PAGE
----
Today marks the first yahrtzeit for Belda Kaufman Lindenbaum zt’’l.
I first met Belda in November 2003. We quickly discovered that despite our diverse backgrounds and age gap, we had much in common. She described herself as a late bloomer with respect to feminism, and I myself had just encountered orthodox feminism at 32. Her feminism stemmed from deep religious values and a clear sense of justice. Belda felt strongly that giving Jewish women and girls access to the highest level of Torah study was necessary for a thriving Jewish future. This motivated her, together with her husband Marcel and Rabbi Shlomo Riskin, to create Midreshet Lindenbaum, a pioneering institution in Jerusalem that offers women the same level of Torah study available to men. She was also instrumental in the development of Drisha Institute in New York and was a founding board member of Yeshivat Maharat.
Belda’s energy and intensity was contagious in everything she did. She communicated the urgency she felt about the need to engage women in Torah study, ritual and religious leadership. Aware of her influence, she did not hesitate to ‘spend her capital’ in her pursuit of greater opportunities and greater justice for women in the Orthodox community. While she was outspoken and uncompromising, she always injected a good dose of humor into serious debates. Belda’s sense of fun and love of life was infectious. Her grace and sense of style characterized everything she did.
Belda took a personal interest in my feminist journey, introducing me to scholars and activists through JOFA (Jewish Orthodox Feminist Alliance) where she served as vice-president. Our friendship developed over the years and I recall many stimulating conversations with her about Orthodox feminist issues.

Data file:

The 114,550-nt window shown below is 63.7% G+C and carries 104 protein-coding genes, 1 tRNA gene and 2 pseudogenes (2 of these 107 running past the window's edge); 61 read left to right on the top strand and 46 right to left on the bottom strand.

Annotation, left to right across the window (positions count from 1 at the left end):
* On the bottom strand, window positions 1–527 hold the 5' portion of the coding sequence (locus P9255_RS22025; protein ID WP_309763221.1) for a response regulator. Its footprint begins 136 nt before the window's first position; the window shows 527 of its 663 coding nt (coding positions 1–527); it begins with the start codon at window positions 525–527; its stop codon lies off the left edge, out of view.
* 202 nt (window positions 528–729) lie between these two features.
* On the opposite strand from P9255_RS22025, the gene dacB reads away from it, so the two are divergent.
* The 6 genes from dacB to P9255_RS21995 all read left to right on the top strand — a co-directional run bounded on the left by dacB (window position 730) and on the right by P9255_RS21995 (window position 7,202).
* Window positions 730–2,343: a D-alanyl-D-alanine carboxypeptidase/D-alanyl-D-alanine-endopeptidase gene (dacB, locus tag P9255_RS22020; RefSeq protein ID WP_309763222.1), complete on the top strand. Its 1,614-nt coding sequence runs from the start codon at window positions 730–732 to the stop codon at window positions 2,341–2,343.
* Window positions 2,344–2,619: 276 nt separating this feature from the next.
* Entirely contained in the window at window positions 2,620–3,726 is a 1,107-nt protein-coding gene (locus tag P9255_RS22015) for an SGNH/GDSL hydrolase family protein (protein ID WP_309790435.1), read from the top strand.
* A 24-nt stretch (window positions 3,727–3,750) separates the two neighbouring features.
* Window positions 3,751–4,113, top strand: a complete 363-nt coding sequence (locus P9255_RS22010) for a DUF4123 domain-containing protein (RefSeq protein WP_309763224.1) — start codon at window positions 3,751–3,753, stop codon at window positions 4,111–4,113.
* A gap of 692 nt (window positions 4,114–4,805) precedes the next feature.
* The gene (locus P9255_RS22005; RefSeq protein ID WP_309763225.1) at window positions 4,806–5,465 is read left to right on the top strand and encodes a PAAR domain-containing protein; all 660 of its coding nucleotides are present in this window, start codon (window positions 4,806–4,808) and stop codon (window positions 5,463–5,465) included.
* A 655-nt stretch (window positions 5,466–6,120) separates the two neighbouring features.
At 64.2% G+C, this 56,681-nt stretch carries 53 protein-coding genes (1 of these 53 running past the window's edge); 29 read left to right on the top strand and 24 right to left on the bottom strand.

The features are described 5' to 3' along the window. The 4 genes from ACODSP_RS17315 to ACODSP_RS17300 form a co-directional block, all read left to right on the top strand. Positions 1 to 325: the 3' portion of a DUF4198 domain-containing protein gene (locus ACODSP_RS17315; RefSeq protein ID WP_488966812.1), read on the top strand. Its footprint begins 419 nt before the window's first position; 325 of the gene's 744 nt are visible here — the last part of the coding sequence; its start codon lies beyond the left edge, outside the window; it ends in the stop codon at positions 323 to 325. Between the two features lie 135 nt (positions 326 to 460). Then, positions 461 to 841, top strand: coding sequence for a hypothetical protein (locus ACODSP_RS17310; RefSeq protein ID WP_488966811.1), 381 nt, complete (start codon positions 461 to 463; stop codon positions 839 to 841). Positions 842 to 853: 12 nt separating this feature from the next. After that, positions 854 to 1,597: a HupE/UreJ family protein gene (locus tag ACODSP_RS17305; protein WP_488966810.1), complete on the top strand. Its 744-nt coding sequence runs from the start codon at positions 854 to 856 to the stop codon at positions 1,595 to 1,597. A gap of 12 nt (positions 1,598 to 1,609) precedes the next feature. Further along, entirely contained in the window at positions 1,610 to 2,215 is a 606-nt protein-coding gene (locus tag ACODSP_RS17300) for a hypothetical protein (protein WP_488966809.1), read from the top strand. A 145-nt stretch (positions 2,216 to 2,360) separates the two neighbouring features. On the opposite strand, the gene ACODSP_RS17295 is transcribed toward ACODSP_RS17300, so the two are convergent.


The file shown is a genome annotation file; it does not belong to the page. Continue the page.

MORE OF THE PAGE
Whilst she was forthright in her views, she always had a way of making me feel as though my opinion really mattered to her. In this way she was incredibly empowering. She was a nurturing friend to me, but I know I was not unique in this regard – she made countless others feel the same way. She took special interest in the development of the students and faculty in the institutions she supported and developed close friendship with many of them. Her daughter Abigail once remarked to me that her mother ‘collected friends.’ Belda was an incredible connector. She met new people with enthusiasm, identified and cherished their special qualities and remembered everything about them.
While the many institutions and projects she founded and supported bore fruit, Belda was impatient at heart and always keen to push onto the next level.
On a recent birthday, Belda remarked to me: “Dina, we are expecting great things from you.” It was her belief in me that spurred me on to initiate an Orthodox feminist movement in the UK creating a platform for conversation about engaging women in greater Torah study and ritual practice. As I approach midpoint in my semikha studies at Yeshivat Maharat, it is with a keen awareness of Belda’s influence on my development as a Jewish leader mixed with immense gratitude and an acute sense of loss.
Belda lives on in the countless Torah students that benefitted from her vision and determination, the individuals she inspired and organisations she founded.
The image of Belda performing Hagba’ah (raising the Torah) encapsulates her contribution as a visionary who, in tenaciously pursuing greater female involvement in Orthodoxy, brought great honour to the Torah.
Adapted from the obituary I wrote for The Jewish Chronicle in May 2015
A Siyum honoring Belda Lindenbaum’s memory will be held at Hampstead Shul in London on Shabbat 2nd July.